Coinitiation of Ertugliflozin/Sitagliptin in T2D Yields Meaningful Glycemic Control
At week 26, combined treatment with ertugliflozin and sitagliptin significantly reduced glycosylated hemoglobin.
Coinitiation of ertugliflozin and sitagliptin in patients with type 2 diabetes with blood sugars inadequately managed with diet and exercise resulted in clinically meaningful improvement in glycemic control over 26 weeks, according to results published in Diabetes Therapy.1
To assess the efficacy and safety of coinitiation of ertugliflozin and sitagliptin compared with placebo in patients with type 2 diabetes with inadequately managed glycemic control, researchers conducted a phase 3, randomized, double-blind, multicenter, placebo-controlled, 26-week trial (Clinicaltrials.gov identifier: NCT02226003).
A total of 291 patients with measured hemoglobin A1c (HbA1c) values between 8.0% and 10.5% on diet and exercise were randomly assigned 1:1:1 to receiver either ertugliflozin 5 mg/day and sitagliptin 100 mg/day (E5/S100 group), ertugliflozin 15 mg/day and sitagliptin 100 mg/day (E15/S100 group), or placebo. The patients' average HbA1c at baseline was 8.9%. The primary study end point was the change in HbA1c from baseline at week 26.
Overall, 254 patients (87.3%) completed the study; 90 (91.8%) completed the E5/S100 regimen, 88 (91.7%) the E15/S100 regimen, and 76 (78.4%) the placebo regimen.
At week 26, both treatment regimens with ertugliflozin and sitagliptin aided in significantly reducing HbA1c from baseline compared with placebo. The least squares mean HbA1c change (95% CI) from baseline was –1.7% (–1.9, –1.5) for E15/S100, –1.6% (–1.8, –1.4) for E5/S100, and –0.4% (–0.7, –0.2) for placebo.
At week 26, the percentage of patients who achieved an HbA1c of <7.0% was 31.3% in the E15/S100 group, 35.7% in the E5/S100 group, and 8.3% in the placebo group.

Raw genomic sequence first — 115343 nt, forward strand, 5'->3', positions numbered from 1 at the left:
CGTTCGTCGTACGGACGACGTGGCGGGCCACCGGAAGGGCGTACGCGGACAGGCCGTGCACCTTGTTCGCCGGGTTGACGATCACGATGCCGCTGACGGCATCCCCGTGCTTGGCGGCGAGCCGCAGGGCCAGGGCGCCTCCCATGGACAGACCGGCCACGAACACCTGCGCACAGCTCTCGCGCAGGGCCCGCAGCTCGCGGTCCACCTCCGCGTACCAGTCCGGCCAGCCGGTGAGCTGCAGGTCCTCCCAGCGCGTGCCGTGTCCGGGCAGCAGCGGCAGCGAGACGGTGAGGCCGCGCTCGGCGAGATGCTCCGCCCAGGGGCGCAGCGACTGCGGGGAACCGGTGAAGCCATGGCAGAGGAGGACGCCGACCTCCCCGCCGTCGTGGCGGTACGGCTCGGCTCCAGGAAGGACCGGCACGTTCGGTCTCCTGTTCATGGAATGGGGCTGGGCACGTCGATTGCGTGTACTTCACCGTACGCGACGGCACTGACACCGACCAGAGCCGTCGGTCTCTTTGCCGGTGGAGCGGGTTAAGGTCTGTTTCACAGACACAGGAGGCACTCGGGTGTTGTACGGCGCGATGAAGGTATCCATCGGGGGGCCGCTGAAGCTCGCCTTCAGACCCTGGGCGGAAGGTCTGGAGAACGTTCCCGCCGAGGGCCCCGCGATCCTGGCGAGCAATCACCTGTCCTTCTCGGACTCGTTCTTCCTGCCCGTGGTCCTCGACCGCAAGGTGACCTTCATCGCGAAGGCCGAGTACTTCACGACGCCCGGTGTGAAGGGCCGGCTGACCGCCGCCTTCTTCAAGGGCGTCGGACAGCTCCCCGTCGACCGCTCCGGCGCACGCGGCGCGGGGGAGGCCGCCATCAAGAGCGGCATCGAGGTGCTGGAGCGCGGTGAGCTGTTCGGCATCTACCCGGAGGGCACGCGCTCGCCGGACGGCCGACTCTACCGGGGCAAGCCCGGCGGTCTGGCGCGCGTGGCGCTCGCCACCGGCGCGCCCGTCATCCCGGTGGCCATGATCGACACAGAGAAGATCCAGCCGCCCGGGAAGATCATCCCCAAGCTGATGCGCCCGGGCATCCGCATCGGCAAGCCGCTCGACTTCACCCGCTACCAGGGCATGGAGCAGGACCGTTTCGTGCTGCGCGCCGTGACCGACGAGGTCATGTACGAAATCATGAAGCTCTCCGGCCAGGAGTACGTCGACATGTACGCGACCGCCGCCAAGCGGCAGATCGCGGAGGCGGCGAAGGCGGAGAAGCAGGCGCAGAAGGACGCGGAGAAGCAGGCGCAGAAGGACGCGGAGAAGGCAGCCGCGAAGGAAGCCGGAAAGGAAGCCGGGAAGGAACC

There were significant reductions in fasting plasma glucose, 2-hour post-prandial glucose, body weight, and systolic blood pressure in both of the ertugliflozin/sitagliptin groups compared with placebo.
Incidences of the pre-specified adverse events — urinary tract infection, genital mycotic infection, symptomatic hypoglycemia, and hypovolemia — were low and not meaningfully different across all groups.
In an email to Endocrinology Advisor, Sam Engel, MD, associate vice president of Merck Clinical Research, Cardiometabolic and Women's Health, and VERTIS SITA study investigator, explained the benefits of the coinitiation of a sodium-glucose co-transporter 2 (SGLT) inhibitor with a dipeptidyl peptidase-4 (DPP-4) inhibitor in patients already taking metformin.
“About one-third of adults with type 2 diabetes in the US are not at their A1c goal, and many adult patients may need multiple medications to help manage their condition,” Dr Engel said. “In [the] VERTIS SITA [study], patients taking STEGLATRO [ertugliflozin] in combination with JANUVIA [sitagliptin] experienced greater reductions in A1C compared with patients taking placebo alone.”